The changing face of financial services offshore
Written by Trevor Keidan on March 16, 2015.
The financial services industry across the globe is undergoing some unprecedented changes, in particular with regard to regulation. A number of scandals have bred a lack of confidence in financial institutions and acted as a catalyst to this significant regulatory response.
We are all now well versed in the sorry tale of the sub-prime mortgage crisis which kicked off in 2007 contributing not only to the global recession which followed but also to the collapse in September 2008 of Lehman Brothers, at the time the fourth largest investment bank in the US. In 2012 the Libor rate-fixing scandal broke and a number of banks have been implicated with at least 13 bankers charged with rigging the rate. The same year the Financial Services Authority (FSA) found serious failings in the sale of interest-rate hedging products with the banks yet again in the firing line. Not to mention the Payment Protection Insurance (PPI) mis-selling scandal in the UK which bubbled under during the first half of the noughties, became huge news in the second half and is far from over according to the Financial Ombudsman. The fallout could end up costing banks up to £9bn in compensation payments.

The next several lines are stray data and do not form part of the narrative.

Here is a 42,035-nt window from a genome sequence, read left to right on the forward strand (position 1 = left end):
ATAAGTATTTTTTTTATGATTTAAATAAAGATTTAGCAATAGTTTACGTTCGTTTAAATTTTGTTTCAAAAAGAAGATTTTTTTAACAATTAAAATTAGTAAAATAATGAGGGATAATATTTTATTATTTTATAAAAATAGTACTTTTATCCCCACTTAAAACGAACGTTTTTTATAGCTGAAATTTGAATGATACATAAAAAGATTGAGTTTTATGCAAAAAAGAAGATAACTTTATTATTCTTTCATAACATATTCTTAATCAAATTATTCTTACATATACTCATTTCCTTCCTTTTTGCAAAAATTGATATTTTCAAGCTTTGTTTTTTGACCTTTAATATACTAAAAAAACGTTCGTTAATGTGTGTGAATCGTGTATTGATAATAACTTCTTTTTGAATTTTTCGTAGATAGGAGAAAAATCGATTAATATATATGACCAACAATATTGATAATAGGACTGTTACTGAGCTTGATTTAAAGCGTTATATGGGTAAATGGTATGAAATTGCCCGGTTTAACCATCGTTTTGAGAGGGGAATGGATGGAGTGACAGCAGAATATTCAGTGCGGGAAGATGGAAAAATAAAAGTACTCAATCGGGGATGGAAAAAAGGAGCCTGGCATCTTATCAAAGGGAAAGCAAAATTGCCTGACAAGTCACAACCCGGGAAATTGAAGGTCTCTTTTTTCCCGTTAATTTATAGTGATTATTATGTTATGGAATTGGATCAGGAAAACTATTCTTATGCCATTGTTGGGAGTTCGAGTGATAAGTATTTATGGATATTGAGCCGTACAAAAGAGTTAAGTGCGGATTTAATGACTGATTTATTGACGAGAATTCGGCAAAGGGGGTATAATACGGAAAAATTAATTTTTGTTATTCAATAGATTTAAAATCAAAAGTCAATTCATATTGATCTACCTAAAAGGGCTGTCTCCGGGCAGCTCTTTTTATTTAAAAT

In the face of so many failings on the part of banks and financial institutions, action by financial regulators was inevitable. In the UK a new regulatory regime was put in place in April 2013 with the FSA replaced by two organisations: the Financial Conduct Authority (FCA) and the Prudential Regulation Authority (PRA), the former responsible for the conduct of business and markets regulation and the latter for regulating financial institutions.
In Asia the pace of change has been slower however financial companies are increasingly being held to account with Singapore and Hong Kong leading the way to clean up the industry. Singapore’s highly developed and well regulated financial system was praised in 2013 by the IMF as one of the best in the world and the Hong Kong Monetary Authority is introducing reforms to increase transparency in the financial marketplace.
As the head of an Asia-based financial advisory firm I embrace rather than fear regulatory changes, indeed I feel that change is well overdue. For too long, clients within our industry have been badly served, receiving poor advice and service and in far too many cases suffering awful financial losses. There is an undeniable need for financial planners who can help people to plan for the future but there is also a requirement for safeguards to ensure that those giving that help have proper training and are adhering to sound working practices.
The fact is that for those of us working in the financial industry change is coming whether we like it or not. Our choice is stark: embrace change and become an industry transformer or go the way of the dinosaurs. Here at Infinity we have chosen the former!